Hyper-V Program Manager
If you use Linux under Virtual Server / Virtual PC - you may be interested to know that the new VHDMount tool gives you an easy way to transfer data to and from your Linux virtual machine. Normally if you tried to use VHDMount to attach a Linux virtual hard disk to Windows - it would fail to recognize any of the partitions on the virtual hard disk.
However - there is a project on SourceForge that allows you to access Ext2 partitions from Windows. Now - you may be thinking 'But I use Ext3!!' - well never fear. Ext3 is backward compatible with Ext2, which means that these partitions will work (you just won't get the journaling features of Ext3 while accessing the disk from Windows).
After installing this program you can mount a virtual hard disk, and then use the Ext2 volume manager tool to assign drive letters to the virtual hard disk.
This all works perfectly on Windows XP / Windows Server 2003 - but I found it a bit problematic on Windows Vista.
If you are running 64-bit Windows Vista (like me) you will need to enable 'test signing' in order for this tool to work. You can do this by opening an administrative command prompt and running:
Bcdedit.exe -set TESTSIGNING ON
Also, on Vista you need to launch the Ext2 volume manager tool 'as administrator' in order for it to work properly. Finally - once a drive letter has been assigned - it will only be accessible from administrative command prompts (not from explorer). While this makes it a bit painful - it is still quite useful.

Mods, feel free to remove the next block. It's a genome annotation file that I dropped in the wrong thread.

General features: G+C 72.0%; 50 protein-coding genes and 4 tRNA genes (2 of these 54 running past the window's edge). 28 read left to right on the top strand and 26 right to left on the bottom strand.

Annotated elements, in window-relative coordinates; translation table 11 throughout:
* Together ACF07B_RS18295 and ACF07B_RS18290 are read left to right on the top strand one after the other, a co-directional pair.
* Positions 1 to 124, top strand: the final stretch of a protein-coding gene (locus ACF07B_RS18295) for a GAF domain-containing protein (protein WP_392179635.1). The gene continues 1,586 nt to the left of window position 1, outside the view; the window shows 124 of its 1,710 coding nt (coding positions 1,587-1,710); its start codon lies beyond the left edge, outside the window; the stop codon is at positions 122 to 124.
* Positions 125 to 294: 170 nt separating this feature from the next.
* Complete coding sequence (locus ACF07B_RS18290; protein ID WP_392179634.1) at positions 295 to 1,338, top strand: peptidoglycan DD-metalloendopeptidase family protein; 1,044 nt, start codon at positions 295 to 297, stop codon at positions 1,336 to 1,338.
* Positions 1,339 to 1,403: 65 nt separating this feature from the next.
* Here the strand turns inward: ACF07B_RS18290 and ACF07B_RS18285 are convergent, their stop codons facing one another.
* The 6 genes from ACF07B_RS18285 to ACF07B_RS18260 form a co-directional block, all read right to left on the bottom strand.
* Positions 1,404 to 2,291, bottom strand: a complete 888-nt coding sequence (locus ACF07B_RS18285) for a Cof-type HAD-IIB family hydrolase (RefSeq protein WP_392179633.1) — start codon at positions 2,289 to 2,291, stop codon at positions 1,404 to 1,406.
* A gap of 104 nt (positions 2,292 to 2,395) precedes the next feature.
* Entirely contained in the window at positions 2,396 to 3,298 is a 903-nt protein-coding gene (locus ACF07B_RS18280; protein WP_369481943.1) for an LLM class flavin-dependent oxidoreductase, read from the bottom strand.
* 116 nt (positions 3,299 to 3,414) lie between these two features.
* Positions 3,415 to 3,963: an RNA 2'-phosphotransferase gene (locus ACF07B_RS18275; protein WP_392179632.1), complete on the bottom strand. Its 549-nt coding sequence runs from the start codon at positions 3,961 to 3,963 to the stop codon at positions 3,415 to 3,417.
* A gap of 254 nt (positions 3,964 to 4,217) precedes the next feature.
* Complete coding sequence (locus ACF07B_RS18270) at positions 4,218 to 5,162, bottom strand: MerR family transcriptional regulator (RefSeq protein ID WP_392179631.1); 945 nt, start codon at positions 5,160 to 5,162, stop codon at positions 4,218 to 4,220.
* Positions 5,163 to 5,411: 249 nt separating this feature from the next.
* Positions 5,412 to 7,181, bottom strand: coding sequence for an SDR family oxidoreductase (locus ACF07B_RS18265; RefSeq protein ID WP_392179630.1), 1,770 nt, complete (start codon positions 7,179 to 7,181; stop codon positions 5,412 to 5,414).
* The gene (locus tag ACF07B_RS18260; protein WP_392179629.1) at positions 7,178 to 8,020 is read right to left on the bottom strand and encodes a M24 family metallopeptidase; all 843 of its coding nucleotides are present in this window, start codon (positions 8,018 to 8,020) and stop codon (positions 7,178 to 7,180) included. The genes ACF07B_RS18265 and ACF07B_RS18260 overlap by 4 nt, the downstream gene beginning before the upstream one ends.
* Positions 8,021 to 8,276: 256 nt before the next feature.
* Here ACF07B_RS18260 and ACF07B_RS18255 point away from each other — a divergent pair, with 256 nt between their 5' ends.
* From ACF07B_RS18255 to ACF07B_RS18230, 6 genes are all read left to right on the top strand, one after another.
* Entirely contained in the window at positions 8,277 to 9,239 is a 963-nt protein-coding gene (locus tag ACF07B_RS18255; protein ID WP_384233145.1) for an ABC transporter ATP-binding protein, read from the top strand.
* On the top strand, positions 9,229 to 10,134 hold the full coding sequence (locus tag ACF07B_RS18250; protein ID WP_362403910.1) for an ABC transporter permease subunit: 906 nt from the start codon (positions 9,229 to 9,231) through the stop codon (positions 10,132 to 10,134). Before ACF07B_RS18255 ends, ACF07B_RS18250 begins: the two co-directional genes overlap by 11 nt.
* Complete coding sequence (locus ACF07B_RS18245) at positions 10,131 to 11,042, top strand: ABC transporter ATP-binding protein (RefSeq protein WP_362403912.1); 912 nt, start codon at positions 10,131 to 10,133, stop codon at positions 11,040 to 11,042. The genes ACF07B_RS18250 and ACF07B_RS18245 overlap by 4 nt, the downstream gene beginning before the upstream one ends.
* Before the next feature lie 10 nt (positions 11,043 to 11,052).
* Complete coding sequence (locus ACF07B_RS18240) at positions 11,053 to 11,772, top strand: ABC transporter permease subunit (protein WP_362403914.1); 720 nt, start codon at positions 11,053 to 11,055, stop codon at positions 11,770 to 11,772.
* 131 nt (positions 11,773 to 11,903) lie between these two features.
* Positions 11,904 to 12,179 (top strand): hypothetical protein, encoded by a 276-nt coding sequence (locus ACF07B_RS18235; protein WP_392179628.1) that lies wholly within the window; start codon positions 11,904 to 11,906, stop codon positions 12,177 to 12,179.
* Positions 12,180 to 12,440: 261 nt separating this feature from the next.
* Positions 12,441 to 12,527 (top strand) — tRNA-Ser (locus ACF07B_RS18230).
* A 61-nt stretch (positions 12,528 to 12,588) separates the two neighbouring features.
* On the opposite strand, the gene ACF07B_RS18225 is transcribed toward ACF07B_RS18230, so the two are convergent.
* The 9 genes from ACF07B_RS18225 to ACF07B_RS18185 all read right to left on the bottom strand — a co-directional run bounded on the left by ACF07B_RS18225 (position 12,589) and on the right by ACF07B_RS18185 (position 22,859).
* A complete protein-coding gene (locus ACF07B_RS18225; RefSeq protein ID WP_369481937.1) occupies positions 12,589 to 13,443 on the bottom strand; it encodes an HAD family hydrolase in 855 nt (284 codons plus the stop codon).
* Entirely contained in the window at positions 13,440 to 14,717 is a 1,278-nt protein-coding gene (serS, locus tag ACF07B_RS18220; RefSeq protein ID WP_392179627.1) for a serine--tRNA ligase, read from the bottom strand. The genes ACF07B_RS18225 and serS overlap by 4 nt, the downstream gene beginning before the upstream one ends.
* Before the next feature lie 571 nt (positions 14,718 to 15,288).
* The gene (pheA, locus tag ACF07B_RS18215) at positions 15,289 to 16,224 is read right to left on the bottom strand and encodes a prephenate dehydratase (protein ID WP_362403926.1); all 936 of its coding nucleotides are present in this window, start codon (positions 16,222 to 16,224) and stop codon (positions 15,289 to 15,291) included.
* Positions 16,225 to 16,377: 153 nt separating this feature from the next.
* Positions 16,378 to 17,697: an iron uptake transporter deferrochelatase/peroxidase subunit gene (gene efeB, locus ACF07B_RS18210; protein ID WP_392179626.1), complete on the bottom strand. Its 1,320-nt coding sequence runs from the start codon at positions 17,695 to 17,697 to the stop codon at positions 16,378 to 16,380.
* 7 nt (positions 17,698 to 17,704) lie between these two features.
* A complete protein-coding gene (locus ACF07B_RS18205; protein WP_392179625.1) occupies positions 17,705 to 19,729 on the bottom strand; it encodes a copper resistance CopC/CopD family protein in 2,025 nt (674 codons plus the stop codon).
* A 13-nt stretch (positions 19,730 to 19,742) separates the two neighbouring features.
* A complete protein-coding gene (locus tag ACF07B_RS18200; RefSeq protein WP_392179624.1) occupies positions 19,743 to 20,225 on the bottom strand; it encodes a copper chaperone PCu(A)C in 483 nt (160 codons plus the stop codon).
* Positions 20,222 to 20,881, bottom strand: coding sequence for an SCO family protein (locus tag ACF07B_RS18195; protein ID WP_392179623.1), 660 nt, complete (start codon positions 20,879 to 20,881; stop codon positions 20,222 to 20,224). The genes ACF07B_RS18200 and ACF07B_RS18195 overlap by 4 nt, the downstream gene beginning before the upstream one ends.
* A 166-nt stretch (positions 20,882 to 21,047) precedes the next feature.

If this is the same ext2 driver I use, the control panel should automatically prompt for elevation (Vista automatically recognizes it needs to be elevated). Either that or it doesn't work and Vista asks you if you want to elevate it in the future.
Only problem with ext2 is that Windows has the annoying tendency to create a "Recycled" folder... and the Recycle Bin can't be disabled for the drive.
What about this ext file sys:
How about http://rfsd.sourceforge.net/ reading reiserfs drives? Has anyone tested that out there?